I had to go on a business trip to a different college, on the edge of New York City for three days. It was fine, apart from some flight delays and an unexpected night in a hotel at JFK airport in New York.
But as usual, it reminded me of how grateful I am for for my wife and home. And why I don't live in the city, the suburbs, or indeed any place in the country that has been "found" by wealthy folks yet and gentrified accordingly.
Then I returned, and, happily situated on the couch with Aimee, watched Jon Stewart on TV. There was a skit on the stock market crash, lampooning survivalists: how folks would be better off with food and weapons and the ability to make fire than with stocks and shares right now.
No s..t. And no joke.
Aimee and I aren't survivalists by any means. But I'm especially pleased this recession winter to have all my firewood and hay in, all my food put up or frozen, and my house and barn tight and warm against the coming cold. I'm also happy that we aren't over our heads in mortgage and consumer debt to pay for this. We could, if need be, get by on one income if the other took a few hours work. We have more than enough food and fuel for the winter. We won't have a heating bill, and our efficient lights and appliances mean our electricity bill will be low.
Being homesteaders: providing our own heat fuel, meat and vegetables, fixing up our own dwellings, vehicles and equipment, and making much of our own entertainment, is really a third income to us, and it means we can afford to live, and live well, which is more than we can say for many other Americans right about now.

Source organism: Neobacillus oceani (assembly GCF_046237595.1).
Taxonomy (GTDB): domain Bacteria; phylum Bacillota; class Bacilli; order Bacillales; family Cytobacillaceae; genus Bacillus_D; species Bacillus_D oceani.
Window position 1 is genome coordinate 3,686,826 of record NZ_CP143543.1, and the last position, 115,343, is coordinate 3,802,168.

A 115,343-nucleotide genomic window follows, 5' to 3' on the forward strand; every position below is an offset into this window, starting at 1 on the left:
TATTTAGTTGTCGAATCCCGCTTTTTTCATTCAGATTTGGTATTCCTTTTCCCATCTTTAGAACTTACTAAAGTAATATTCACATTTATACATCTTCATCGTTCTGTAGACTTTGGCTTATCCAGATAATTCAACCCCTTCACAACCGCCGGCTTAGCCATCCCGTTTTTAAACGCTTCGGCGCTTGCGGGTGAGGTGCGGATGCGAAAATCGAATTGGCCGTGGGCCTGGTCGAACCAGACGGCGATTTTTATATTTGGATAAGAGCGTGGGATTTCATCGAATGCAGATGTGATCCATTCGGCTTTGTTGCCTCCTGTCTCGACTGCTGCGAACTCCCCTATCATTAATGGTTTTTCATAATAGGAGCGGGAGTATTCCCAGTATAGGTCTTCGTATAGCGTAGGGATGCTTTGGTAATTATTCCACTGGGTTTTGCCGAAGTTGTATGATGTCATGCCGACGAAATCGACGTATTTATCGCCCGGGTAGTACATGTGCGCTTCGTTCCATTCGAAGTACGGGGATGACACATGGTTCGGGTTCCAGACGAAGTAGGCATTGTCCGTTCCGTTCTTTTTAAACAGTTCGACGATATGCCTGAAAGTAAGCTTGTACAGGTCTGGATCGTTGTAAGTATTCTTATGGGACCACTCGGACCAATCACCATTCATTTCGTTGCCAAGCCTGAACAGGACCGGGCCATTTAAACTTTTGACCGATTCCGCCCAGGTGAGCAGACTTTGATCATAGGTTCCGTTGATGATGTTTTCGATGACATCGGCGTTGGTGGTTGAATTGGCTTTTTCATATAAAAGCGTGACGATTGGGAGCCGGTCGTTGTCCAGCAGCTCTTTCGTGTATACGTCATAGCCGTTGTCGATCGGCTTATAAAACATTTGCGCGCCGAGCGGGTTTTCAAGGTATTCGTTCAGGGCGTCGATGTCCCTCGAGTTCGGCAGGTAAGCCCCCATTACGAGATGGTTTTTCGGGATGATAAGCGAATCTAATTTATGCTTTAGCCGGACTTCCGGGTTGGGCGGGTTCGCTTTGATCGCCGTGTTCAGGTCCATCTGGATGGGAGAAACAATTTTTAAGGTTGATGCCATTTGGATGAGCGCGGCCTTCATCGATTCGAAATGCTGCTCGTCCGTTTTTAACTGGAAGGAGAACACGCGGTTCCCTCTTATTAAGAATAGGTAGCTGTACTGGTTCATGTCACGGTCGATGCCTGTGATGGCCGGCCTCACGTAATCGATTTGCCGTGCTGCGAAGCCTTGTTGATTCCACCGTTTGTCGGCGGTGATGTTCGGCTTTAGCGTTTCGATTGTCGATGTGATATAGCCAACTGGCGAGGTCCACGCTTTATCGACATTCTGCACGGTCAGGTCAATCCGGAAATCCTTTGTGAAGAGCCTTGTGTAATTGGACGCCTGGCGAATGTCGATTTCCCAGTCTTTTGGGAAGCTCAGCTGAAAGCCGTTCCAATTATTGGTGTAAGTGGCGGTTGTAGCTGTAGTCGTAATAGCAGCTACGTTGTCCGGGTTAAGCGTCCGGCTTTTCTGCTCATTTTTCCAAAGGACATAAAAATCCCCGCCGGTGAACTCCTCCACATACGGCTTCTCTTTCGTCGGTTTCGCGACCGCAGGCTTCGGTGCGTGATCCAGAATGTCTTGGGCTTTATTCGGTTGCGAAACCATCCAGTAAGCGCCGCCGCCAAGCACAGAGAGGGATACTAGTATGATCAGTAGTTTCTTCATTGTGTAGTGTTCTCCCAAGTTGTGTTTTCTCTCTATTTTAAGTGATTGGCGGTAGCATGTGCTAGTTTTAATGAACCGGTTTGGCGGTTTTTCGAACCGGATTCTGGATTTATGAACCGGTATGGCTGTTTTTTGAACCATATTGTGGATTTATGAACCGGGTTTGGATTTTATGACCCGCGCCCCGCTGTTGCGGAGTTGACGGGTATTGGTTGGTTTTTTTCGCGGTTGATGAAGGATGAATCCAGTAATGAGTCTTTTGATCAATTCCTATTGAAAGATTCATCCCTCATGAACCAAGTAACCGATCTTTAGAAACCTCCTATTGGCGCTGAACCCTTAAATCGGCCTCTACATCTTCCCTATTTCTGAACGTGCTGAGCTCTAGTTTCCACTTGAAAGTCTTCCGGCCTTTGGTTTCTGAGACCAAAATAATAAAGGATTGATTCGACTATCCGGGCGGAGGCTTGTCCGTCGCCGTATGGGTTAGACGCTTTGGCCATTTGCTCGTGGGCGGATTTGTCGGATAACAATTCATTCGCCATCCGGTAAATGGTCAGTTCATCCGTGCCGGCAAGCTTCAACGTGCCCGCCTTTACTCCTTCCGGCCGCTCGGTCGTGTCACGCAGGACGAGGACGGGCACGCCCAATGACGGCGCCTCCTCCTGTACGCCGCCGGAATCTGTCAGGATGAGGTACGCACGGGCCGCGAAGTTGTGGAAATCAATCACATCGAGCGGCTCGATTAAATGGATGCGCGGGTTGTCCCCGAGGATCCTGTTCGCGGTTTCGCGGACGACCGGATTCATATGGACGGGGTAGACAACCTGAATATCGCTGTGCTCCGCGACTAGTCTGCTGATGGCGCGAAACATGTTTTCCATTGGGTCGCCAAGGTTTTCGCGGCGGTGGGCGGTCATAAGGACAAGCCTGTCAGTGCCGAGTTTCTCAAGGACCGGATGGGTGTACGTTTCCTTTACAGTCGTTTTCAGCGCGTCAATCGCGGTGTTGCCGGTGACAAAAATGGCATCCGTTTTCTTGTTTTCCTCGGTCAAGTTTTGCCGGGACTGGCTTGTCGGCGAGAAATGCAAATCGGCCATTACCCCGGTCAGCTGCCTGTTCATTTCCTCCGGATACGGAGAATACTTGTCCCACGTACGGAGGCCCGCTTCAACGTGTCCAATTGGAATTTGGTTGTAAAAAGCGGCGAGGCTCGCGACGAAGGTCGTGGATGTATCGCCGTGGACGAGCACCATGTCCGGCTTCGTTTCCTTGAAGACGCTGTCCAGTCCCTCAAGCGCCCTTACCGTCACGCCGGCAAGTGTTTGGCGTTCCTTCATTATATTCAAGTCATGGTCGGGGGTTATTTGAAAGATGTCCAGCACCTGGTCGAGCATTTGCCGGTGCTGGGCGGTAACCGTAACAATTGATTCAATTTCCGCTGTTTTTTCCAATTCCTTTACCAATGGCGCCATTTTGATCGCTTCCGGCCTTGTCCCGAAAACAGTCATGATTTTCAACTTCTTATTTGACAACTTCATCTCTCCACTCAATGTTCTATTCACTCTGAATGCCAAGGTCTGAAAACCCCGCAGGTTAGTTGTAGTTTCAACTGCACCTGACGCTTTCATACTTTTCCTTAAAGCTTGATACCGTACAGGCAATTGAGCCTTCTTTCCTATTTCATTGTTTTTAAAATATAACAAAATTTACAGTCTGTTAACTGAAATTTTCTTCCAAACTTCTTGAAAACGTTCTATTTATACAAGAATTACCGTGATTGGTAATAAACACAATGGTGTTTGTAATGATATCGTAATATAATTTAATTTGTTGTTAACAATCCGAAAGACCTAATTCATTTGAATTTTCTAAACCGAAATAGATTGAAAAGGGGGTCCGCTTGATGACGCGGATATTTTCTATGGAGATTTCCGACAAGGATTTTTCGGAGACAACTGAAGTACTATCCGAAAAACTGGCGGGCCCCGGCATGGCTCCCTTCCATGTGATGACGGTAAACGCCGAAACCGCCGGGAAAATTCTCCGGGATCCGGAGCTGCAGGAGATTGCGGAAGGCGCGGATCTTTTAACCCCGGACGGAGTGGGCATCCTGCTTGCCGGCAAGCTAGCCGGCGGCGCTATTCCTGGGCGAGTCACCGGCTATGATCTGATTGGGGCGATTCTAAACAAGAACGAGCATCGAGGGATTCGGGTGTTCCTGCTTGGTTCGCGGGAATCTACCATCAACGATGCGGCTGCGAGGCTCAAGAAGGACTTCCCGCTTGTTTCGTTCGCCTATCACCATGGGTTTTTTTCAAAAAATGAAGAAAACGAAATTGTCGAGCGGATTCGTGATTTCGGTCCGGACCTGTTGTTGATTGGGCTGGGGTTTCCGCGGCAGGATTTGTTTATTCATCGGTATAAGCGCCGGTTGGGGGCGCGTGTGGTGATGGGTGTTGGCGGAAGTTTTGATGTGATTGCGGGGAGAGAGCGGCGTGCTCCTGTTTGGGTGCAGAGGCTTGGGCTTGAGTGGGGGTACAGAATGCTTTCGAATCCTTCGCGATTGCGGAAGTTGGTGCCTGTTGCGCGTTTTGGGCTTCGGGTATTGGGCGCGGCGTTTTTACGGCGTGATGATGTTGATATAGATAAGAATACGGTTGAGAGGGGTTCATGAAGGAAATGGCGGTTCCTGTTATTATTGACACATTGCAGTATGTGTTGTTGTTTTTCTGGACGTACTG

What's so funny about that? Sounds like a good idea to me.
City dwellers often look down on the country. Country pastimes like hunting and fishing seem idiotic to fashionable urbanites. And who wants to deal with all that manure and hard work? Life without easy access to theatre, music, movies? No fashion? No expensive cars? Fancy furniture?
Sounds great to me.
The urban life is way over-rated, both in terms of security and convenience. There's nothing at all secure in most urban employment. You're at the mercy of the employer or the markets. And there's nothing convenient about the crowding, pollution, crime, and stress of the urban environment. Most urban pleasures are intense, it's true, compared with, say, watching sheep play, or watching the leaves turn and fall.
But the problem with intensity is that you forget to breathe, you're not as conscious of your own life, your body working, your heart breathing. You have to make yourself exercise, in a gym or on a track. It doesn't come naturally and smoothly out of your work. You will carry far more of the stress hormone cortisol in your system than is good for you. You won't enjoy or digest your food properly. You will worry about silly things that might otherwise be benign or even pleasurable, like getting old, or getting wrinkles.
And you will naturally miss a good deal of your life that way.
Jefferson thought that the yeoman farmer was the root of democracy and national security. Patrick Geddes thought that equities markets and other more liquid forms of wealth were illusory and that the only real source of wealth could be found in homes, farms, and gardens. Aristotle, Ruskin, Leopold, and Cobden all warned of the dangers of urban money-grubbing, as compared to rural dirt-grubbing.
I'll stick to my dirt-grubbing. I'm thinking about a little diversification in my portfolio, though. Vineyards, maybe, because we need to think of crops that will resist the climate change brought on by urbanism. A milch-cow for Aimee's cheese, some gentle doe-eyed Jersey? Maybe I should just junk these junkers and get a buggy horse again?
Ah, the stress...